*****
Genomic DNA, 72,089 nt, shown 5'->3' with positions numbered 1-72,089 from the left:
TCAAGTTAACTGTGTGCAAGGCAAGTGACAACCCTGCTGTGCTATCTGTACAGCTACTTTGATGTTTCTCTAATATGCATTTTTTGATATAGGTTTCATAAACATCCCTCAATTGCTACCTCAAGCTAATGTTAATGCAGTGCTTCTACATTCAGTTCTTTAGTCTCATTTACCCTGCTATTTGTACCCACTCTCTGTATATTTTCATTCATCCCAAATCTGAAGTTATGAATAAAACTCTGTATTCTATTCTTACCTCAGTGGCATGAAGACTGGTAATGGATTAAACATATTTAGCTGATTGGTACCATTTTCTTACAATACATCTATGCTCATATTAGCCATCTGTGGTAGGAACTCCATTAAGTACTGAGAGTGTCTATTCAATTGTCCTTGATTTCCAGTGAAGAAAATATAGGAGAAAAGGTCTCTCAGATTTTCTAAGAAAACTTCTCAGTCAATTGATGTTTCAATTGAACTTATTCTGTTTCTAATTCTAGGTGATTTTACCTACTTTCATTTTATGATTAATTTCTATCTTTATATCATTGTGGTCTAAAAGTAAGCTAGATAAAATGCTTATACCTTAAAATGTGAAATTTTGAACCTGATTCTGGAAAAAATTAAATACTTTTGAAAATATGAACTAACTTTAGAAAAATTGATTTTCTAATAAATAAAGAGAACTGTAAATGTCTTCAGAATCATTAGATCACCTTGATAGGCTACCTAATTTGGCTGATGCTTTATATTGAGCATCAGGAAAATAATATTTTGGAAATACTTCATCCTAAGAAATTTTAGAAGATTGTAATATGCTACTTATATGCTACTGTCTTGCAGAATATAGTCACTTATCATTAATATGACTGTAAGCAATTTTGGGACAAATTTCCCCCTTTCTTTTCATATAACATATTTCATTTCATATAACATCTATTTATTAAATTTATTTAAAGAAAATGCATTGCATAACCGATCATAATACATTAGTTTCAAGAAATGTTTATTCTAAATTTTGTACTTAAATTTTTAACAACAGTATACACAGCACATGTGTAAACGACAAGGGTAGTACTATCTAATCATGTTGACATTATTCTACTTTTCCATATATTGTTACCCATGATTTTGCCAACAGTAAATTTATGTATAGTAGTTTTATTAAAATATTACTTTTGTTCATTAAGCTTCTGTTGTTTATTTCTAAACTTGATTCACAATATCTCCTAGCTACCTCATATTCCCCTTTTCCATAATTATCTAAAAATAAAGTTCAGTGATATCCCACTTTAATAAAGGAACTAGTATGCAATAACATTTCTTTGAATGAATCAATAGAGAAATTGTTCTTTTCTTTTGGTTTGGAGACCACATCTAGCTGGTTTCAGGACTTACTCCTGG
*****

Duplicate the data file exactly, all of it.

Genomic DNA, 72,089 nt, shown 5'->3' with positions numbered 1-72,089 from the left:
TCAAGTTAACTGTGTGCAAGGCAAGTGACAACCCTGCTGTGCTATCTGTACAGCTACTTTGATGTTTCTCTAATATGCATTTTTTGATATAGGTTTCATAAACATCCCTCAATTGCTACCTCAAGCTAATGTTAATGCAGTGCTTCTACATTCAGTTCTTTAGTCTCATTTACCCTGCTATTTGTACCCACTCTCTGTATATTTTCATTCATCCCAAATCTGAAGTTATGAATAAAACTCTGTATTCTATTCTTACCTCAGTGGCATGAAGACTGGTAATGGATTAAACATATTTAGCTGATTGGTACCATTTTCTTACAATACATCTATGCTCATATTAGCCATCTGTGGTAGGAACTCCATTAAGTACTGAGAGTGTCTATTCAATTGTCCTTGATTTCCAGTGAAGAAAATATAGGAGAAAAGGTCTCTCAGATTTTCTAAGAAAACTTCTCAGTCAATTGATGTTTCAATTGAACTTATTCTGTTTCTAATTCTAGGTGATTTTACCTACTTTCATTTTATGATTAATTTCTATCTTTATATCATTGTGGTCTAAAAGTAAGCTAGATAAAATGCTTATACCTTAAAATGTGAAATTTTGAACCTGATTCTGGAAAAAATTAAATACTTTTGAAAATATGAACTAACTTTAGAAAAATTGATTTTCTAATAAATAAAGAGAACTGTAAATGTCTTCAGAATCATTAGATCACCTTGATAGGCTACCTAATTTGGCTGATGCTTTATATTGAGCATCAGGAAAATAATATTTTGGAAATACTTCATCCTAAGAAATTTTAGAAGATTGTAATATGCTACTTATATGCTACTGTCTTGCAGAATATAGTCACTTATCATTAATATGACTGTAAGCAATTTTGGGACAAATTTCCCCCTTTCTTTTCATATAACATATTTCATTTCATATAACATCTATTTATTAAATTTATTTAAAGAAAATGCATTGCATAACCGATCATAATACATTAGTTTCAAGAAATGTTTATTCTAAATTTTGTACTTAAATTTTTAACAACAGTATACACAGCACATGTGTAAACGACAAGGGTAGTACTATCTAATCATGTTGACATTATTCTACTTTTCCATATATTGTTACCCATGATTTTGCCAACAGTAAATTTATGTATAGTAGTTTTATTAAAATATTACTTTTGTTCATTAAGCTTCTGTTGTTTATTTCTAAACTTGATTCACAATATCTCCTAGCTACCTCATATTCCCCTTTTCCATAATTATCTAAAAATAAAGTTCAGTGATATCCCACTTTAATAAAGGAACTAGTATGCAATAACATTTCTTTGAATGAATCAATAGAGAAATTGTTCTTTTCTTTTGGTTTGGAGACCACATCTAGCTGGTTTCAGGACTTACTCCTGG